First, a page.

Fiery Fred and Fatigue

County bowlers may start to show signs of fatigue this third week of the season. I’ve previously heard the response that it wasn’t a problem for bowlers in the good old days.

And if that’s true, then fair enough – either 1) my hypothesis is wrong (that elite pace bowlers can’t play four-days-on-three-days-off without a decline in performance) or 2) the old days were easier, meaning players could trundle all season long with no drop in performance.*

So I had a look at Fred Trueman’s record. Before we get into the results, it’s worth reminding ourselves of how the County Championship used to work. To modern eyes it looks relentless. Most games started the day after the last one. That meant August 1962 had nine three-day county fixtures, the only respite being Sundays (mid-game) where there was no play.** That is phenomenal fixture congestion. Did it impact performance? Yes.

F.S. Trueman (right arm fast)

Fred Trueman bowled 802 overs in the 1962 County Championship. Was he aware he averaged 15% more when one game started the day after the previous one? Rising to 23% if you just look at the County games.

The outcome was confounded by Trueman playing four Tests over the summer, so I looked further back – to the summer before he became an international cricketer, 1951. There the gap really was stark – averaging 51% more if there was no gap between games.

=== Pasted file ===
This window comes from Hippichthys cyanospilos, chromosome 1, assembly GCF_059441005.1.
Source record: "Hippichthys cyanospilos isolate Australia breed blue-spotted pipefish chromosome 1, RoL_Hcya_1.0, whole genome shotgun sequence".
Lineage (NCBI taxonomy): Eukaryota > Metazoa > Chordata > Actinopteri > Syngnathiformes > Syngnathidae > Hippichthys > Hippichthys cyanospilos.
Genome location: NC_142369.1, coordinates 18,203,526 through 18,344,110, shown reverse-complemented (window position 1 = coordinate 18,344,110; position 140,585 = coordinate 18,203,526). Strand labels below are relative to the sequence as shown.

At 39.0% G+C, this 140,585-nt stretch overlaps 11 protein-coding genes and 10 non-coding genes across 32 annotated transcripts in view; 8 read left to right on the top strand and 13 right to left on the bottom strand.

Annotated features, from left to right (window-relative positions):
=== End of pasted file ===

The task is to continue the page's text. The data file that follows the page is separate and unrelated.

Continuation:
In the 15 matches where Trueman was unrested, he went wicketless in five of them. That didn’t happen in any of the ten games where he was coming in off at least a one day break.

In next week’s county games look at the pace bowlers with the heaviest workloads already this season: they’ll collectively be off their best. That’s Durham, Kent, Gloucestershire and Middlesex.

PS. I think there are three things bookmakers miss when compiling county odds: Fatigue, Home Advantage, and the benefit from fielding first. So far, I’ve be unable to exploit this. At least there are 13 game weeks to go…

*There’s a third option – that players used to be tougher. And a fourth – that the warm-ups and drills make modern games more tiring than they need to be. I choose to discount these, but make your own mind up.

**I’m just about old enough to remember when some Tests had a break on a Sunday. Feels like another world.

F.S. Trueman 1951